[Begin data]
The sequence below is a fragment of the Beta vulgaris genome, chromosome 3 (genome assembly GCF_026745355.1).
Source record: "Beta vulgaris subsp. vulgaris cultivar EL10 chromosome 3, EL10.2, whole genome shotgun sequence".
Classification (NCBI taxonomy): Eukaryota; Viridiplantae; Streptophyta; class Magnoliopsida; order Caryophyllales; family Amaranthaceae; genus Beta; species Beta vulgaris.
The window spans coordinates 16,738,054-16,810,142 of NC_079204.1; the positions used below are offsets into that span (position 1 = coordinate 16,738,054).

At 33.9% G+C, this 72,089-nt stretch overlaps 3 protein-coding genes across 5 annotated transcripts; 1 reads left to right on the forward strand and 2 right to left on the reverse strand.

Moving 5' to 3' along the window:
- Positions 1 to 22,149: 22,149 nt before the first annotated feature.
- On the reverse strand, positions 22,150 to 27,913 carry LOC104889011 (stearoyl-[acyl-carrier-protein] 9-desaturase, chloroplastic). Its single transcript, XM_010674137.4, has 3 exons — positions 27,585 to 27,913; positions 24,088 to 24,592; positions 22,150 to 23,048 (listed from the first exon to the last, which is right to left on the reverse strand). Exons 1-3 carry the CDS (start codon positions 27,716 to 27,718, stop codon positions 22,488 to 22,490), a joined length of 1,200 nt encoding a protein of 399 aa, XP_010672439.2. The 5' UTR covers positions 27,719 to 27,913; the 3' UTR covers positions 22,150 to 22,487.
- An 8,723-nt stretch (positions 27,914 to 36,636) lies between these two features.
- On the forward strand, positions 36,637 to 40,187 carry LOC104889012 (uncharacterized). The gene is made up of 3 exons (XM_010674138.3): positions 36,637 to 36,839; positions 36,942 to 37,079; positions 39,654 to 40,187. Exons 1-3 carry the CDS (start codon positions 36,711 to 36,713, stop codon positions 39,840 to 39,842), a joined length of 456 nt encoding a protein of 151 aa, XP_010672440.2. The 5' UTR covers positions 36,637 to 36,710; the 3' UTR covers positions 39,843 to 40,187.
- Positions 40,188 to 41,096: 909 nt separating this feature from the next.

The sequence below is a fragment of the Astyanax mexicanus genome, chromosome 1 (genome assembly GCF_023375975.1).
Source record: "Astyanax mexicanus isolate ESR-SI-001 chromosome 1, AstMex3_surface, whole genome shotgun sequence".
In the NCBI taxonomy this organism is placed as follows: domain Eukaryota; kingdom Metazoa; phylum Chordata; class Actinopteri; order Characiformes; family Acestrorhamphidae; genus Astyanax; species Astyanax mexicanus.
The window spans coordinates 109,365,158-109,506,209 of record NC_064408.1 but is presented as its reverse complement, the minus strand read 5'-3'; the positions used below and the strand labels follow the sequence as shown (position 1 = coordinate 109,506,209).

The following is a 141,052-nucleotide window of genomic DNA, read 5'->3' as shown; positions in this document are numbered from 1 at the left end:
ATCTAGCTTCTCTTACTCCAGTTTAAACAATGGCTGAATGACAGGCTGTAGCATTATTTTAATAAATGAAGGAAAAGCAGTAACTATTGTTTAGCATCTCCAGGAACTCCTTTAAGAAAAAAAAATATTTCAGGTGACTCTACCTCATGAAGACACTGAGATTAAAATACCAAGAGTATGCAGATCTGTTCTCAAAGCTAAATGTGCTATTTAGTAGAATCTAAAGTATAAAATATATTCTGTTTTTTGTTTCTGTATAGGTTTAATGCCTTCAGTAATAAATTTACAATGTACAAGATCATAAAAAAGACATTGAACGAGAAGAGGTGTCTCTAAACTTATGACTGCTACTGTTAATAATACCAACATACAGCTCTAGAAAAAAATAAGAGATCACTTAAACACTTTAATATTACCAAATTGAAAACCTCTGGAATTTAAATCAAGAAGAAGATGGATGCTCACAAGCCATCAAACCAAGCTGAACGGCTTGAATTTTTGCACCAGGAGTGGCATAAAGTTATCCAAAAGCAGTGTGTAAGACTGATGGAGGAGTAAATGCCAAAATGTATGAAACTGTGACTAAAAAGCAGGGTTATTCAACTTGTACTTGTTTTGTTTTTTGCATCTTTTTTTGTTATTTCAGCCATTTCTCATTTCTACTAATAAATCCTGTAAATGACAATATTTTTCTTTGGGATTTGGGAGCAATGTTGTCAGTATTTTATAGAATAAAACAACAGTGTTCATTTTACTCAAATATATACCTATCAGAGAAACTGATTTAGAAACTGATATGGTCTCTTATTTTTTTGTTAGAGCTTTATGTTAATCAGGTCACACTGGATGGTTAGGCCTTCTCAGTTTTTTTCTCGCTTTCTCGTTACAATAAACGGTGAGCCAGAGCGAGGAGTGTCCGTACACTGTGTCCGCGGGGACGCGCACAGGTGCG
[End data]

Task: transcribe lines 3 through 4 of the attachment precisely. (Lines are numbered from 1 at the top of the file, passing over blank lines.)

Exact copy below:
Classification (NCBI taxonomy): Eukaryota; Viridiplantae; Streptophyta; class Magnoliopsida; order Caryophyllales; family Amaranthaceae; genus Beta; species Beta vulgaris.
The window spans coordinates 16,738,054-16,810,142 of NC_079204.1; the positions used below are offsets into that span (position 1 = coordinate 16,738,054).